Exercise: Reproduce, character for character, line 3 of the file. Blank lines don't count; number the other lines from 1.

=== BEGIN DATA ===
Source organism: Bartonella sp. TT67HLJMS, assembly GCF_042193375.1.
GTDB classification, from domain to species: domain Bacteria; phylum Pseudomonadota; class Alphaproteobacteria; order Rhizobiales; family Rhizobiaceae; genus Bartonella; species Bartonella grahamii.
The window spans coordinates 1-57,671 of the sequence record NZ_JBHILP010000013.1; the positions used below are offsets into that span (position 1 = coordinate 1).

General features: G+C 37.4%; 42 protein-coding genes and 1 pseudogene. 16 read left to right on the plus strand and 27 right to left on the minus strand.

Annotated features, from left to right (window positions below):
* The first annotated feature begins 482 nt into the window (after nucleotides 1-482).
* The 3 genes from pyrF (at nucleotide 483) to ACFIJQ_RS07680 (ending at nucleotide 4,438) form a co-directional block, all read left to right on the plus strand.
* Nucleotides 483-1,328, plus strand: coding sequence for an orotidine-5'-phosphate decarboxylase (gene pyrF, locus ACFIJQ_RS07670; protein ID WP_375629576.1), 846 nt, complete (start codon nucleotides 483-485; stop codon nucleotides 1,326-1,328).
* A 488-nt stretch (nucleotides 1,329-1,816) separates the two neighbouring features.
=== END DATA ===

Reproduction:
The window spans coordinates 1-57,671 of the sequence record NZ_JBHILP010000013.1; the positions used below are offsets into that span (position 1 = coordinate 1).